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Letting Kids Make Their Own Choices — #3

Finding the balance between Grace and Law is a monumental element of Christian parenting. When do wemosesten.jpg enforce something, and when do we let it slide? When do we confiscate our teen’s music, and when do we grudgingly tolerate it? When do we emphasize “house rules,” and when we do we not?

The line is different for every kid — and parent — and that’s what makes it hard. That’s also probably why so many parents resort to formulas, as if there’s a proven, psychological method for producing good kids. Nevertheless, there ain’t any.

After the Virgina Tech shootings, the media shifted into high gear, probing the killer’s psychology, social networks and upbringing. Behind it is a deep-seated belief that humans are machines, and that if we’re raised, programmed and treated properly, we avoid malfunctions. (I pondered these implications in a brief series entitled Parents, Peers or PredestinationPt. 1 and Pt. 2.) Sometimes we bring this mindset to Christian child-rearing. So when teenage Jimmy gets caught smoking pot or comes home with a tongue stud, we immediately assume we did something wrong. Did we? Maybe. Maybe not.

As I see it, the teenage years should be a testing ground for what kids are taught in adolescence. It suggests two distinct roles:

  • The parent’s role is to set and enforce PARAMETERS
  • The adolescent’s role is to test, implement or reject them

By the teenage years, one should have the moral framework and mental capacity to distinguish good from evil, to spot the lie. Spotting a lie requires a certain amount of autonomy; it’s not something we are told but something we must personally deduce. But there is danger, because where there are lies, there is the potential to be lied to. This risqué, tender process is what scares the wits out of the average parent. Watching our kids stumble and make bad choices is excruciating. Nevertheless, bumps and bruises do wonders in clarifying Truth and accelerating the learning process.

GolgothaHilllplaintop2b.gifThe “parenting funnel” suggests that our role is different in this “learning process.” Two factors are intrinsic and should be deposited in our kids early on: LAW and GRACE.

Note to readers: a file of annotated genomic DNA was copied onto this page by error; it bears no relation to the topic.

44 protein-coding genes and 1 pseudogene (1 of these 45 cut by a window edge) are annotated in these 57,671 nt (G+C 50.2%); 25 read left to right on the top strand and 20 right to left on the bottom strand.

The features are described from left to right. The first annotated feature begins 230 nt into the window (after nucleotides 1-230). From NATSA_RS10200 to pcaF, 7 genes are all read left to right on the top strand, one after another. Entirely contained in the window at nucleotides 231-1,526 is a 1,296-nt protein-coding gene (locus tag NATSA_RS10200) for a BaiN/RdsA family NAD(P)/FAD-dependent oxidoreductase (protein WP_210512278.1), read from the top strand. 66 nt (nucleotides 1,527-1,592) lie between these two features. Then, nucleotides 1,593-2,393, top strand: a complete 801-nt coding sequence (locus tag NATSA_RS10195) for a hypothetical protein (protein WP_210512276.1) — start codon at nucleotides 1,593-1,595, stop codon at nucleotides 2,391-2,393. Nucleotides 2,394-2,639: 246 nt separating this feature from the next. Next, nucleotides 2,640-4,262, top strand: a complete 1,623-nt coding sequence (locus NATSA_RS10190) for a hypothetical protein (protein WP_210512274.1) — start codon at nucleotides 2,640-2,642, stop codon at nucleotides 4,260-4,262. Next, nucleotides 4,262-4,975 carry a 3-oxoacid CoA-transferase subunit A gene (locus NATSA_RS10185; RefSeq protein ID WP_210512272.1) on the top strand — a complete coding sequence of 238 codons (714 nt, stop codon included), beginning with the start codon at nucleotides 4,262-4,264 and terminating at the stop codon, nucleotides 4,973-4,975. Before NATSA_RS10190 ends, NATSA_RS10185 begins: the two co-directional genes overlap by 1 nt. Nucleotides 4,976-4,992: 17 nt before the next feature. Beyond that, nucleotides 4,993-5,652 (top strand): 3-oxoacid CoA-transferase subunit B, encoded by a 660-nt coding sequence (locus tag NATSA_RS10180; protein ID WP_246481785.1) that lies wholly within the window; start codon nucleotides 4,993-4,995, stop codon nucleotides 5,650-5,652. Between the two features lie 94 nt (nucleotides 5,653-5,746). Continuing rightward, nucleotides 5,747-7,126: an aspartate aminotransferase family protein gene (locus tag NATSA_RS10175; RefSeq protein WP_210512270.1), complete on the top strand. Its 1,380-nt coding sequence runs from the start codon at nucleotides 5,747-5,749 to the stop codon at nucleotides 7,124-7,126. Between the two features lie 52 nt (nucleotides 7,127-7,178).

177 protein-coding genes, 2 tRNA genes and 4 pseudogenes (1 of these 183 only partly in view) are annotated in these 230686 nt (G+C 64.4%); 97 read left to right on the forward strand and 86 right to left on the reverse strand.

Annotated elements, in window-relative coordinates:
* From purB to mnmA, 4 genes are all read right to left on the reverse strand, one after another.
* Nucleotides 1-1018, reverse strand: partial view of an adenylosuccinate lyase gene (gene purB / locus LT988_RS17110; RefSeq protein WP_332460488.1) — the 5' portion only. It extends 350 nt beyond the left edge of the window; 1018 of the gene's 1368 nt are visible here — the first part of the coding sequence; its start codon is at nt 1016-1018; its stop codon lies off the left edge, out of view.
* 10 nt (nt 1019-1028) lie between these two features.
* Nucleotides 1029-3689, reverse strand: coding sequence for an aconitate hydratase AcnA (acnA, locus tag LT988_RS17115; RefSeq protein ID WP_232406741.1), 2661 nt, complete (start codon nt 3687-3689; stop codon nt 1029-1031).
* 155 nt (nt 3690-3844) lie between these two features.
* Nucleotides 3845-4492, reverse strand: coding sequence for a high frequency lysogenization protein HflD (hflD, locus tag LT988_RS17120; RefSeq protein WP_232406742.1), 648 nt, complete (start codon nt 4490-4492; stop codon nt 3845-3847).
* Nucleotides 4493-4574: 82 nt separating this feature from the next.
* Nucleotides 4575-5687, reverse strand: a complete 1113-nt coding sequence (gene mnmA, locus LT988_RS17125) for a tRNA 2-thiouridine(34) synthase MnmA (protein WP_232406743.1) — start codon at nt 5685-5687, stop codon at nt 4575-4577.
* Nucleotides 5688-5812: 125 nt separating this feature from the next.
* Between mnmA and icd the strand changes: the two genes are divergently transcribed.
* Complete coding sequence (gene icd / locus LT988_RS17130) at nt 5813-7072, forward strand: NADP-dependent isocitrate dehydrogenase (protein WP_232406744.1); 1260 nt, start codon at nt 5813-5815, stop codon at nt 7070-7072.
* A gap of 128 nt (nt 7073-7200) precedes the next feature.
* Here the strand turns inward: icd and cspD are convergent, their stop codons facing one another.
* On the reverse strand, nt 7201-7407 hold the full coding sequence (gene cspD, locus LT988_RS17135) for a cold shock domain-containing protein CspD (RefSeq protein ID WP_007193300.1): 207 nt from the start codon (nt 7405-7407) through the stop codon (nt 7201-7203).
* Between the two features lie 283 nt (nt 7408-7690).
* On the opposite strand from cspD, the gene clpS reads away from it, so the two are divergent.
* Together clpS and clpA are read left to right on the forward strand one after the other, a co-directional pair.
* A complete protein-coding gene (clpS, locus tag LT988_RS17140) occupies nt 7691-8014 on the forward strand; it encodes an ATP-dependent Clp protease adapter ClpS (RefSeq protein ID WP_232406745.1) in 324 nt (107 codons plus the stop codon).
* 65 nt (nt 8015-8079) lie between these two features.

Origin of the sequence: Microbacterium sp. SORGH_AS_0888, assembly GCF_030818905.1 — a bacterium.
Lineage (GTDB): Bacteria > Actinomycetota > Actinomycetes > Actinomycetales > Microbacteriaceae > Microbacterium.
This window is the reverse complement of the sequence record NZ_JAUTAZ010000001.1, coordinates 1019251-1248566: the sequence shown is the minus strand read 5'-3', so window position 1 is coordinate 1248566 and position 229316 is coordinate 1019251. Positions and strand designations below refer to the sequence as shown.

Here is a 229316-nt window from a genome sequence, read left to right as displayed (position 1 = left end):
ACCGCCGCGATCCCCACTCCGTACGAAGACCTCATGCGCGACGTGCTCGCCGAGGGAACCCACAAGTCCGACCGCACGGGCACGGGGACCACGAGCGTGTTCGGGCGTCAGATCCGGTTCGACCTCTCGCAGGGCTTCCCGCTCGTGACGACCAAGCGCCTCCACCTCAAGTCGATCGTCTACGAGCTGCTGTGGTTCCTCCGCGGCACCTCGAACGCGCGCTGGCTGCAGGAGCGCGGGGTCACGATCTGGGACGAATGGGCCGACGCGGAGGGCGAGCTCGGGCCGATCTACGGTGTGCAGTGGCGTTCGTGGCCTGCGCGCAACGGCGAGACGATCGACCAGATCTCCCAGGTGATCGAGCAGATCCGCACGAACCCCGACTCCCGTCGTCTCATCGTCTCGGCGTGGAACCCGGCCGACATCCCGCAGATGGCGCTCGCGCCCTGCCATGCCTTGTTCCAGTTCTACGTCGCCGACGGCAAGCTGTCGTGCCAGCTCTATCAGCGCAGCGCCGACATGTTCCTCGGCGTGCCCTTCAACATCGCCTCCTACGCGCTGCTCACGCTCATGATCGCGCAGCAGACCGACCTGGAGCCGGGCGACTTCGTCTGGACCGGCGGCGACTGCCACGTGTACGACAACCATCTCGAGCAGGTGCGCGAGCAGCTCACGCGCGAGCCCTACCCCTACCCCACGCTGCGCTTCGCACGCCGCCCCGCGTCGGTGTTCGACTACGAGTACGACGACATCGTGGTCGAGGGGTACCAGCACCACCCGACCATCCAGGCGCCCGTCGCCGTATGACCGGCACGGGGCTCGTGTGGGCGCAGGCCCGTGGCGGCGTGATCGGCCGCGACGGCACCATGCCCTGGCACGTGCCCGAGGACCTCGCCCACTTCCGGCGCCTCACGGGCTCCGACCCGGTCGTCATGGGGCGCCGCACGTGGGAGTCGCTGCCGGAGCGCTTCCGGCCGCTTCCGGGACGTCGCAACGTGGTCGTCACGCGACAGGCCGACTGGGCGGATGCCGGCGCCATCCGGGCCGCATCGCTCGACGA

This is important: Just as the Ten Commandments preceded the Cross, Law must always precede Grace. Mount Sinai came before Golgotha. Likewise, the narrow end of the parenting funnel is one that emphasizes parameters, emphasizes Law. Of course, there is love, acceptance and warmth at this stage. But this is also the stage where “moral order” is established. Why? The Apostle Paul said in the Book of Romans that “. . .through the Law comes the knowledge of sin” (Rom. 3:20). And this knowledge of sin is precisely what exposes our need for Grace, our need for a Savior.

Our kids must know the Law and have an acute knowledge of their own sin; but they must also know Grace, and see His arms outstretched to them. As parents, we embody both these roles: We hammer the gavel of condemnation and then we extend the embrace of Love.

One of my all-time favorite “parenting verses” is this:

Above all, love each other deeply, because love covers over a multitude of sins.

— I Peter 4:8 NIV

This is the wide end of the funnel. The Law tells me I have broken His commands; though I must strive therein, I will ultimately fall short. But the Cross tells me I am forgiven and empowered to move on. This dynamic — the dance of Law and Grace — should permeate how we parent. After we speak the word of Truth or of Discipline, we must be there with the steady, unblinking embrace of Love.

The level of responsibility we abdicate to our kids should depend on what point of the funnel they’re at. But, at some point, they will stumble back, confused, hurt and tired. There is power in letting kids make their own choices. And when those choices go awry — as they most surely will — we must be there with Love and Grace.

Me and Lisa are blessed to have raised four solid kids. Glory to God! I can say with confidence, love covers a multitude of sins. But most of the time, the sins have been mine.


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{ 5 comments… add one }
  • Melody July 27, 2007, 5:28 PM

    Thank God for Grace.

  • Ame July 28, 2007, 8:33 AM

    yes … mine, too.

    i try to keep in mind that i’d much rather my children try, fail, mess up, face conquences at a younger age than an older age … now, at 7 & 9, the consequences aren’t life-changing as they could possibly be in a few years. i try to give consequences that seem like their lives are ending, though, when necessary. and i try to teach them that there are consequences to every choice, both good and bad, but allowin those consequences.

    but, as you said, most of the time, the sin is mine, and it is the love of God through my children offering the forgiveness. how blessed i am.

  • Jason July 29, 2007, 12:03 PM

    Thanks for your insights, especially the idea of balancing law and grace. Many parenting systems over-emphasize one or the other, usually Law. Your wrote about “a deep-seated belief that humans are machines, and that if we’re raised, programmed and treated properly, we avoid malfunctions.” It’s sad but I think many Christians still hold to this view when it regards child-rearing.

  • Trish August 11, 2007, 5:32 AM

    Great Post. I enjoyed all three on parenting! Later on, when I get married and have kids, my husband and I will be going through the same road of parenting… It was great to have an insight on this topic.

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